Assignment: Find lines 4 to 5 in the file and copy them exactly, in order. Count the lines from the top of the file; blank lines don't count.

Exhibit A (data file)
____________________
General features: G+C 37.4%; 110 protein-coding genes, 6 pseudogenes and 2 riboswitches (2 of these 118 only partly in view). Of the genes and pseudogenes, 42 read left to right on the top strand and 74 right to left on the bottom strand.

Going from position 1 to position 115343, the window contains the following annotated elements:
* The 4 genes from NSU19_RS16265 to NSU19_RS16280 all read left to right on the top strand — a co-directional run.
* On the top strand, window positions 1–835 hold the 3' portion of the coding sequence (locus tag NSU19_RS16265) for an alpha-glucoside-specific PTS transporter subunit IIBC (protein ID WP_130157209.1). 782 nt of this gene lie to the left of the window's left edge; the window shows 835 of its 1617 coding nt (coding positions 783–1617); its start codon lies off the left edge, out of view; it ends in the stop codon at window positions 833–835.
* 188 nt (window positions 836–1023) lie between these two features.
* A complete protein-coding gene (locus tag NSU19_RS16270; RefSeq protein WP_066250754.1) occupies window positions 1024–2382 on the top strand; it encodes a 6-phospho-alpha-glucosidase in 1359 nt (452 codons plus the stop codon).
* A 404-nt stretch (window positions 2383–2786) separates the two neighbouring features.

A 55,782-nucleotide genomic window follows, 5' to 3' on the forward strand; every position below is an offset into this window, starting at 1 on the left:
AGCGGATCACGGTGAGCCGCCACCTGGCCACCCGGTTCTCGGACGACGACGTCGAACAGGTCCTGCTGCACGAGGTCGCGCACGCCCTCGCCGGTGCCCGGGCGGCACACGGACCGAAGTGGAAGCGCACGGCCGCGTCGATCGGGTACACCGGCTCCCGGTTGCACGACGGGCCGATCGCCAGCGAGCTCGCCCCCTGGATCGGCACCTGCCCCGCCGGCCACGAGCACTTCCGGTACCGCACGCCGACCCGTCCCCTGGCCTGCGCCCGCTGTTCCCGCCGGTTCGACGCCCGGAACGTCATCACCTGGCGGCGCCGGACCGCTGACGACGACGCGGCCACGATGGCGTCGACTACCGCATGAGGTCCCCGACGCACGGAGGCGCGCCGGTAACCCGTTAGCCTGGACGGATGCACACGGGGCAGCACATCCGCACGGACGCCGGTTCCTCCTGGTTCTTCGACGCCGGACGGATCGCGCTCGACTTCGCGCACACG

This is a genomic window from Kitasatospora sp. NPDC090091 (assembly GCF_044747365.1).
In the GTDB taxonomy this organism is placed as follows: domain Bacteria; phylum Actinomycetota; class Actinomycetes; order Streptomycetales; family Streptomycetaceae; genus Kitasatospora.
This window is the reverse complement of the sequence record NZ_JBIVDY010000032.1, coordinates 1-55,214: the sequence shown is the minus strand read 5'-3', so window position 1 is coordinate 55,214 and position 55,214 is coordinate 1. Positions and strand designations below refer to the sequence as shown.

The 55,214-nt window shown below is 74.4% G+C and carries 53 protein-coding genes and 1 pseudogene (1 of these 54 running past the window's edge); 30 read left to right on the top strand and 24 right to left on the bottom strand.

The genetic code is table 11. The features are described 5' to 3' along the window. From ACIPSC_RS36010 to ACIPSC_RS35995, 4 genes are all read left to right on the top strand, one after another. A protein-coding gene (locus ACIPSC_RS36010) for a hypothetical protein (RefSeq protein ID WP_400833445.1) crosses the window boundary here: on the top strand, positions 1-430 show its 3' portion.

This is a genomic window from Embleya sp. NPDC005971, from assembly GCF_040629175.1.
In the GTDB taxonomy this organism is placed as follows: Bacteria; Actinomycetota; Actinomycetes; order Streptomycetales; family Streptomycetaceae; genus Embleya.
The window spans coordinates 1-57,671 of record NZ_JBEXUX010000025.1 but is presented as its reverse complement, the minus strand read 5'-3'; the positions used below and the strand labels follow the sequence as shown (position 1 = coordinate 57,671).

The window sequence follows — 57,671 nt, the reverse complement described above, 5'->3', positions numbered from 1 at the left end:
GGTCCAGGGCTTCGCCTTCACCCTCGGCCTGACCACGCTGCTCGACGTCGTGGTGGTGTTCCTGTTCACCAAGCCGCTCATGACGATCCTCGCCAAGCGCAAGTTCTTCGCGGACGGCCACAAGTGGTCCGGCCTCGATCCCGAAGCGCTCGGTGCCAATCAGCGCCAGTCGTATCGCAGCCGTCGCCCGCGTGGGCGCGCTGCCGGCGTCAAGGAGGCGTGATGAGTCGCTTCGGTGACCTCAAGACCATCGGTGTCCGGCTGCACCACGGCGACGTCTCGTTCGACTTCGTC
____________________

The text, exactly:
* On the top strand, window positions 1–835 hold the 3' portion of the coding sequence (locus tag NSU19_RS16265) for an alpha-glucoside-specific PTS transporter subunit IIBC (protein ID WP_130157209.1). 782 nt of this gene lie to the left of the window's left edge; the window shows 835 of its 1617 coding nt (coding positions 783–1617); its start codon lies off the left edge, out of view; it ends in the stop codon at window positions 833–835.
* 188 nt (window positions 836–1023) lie between these two features.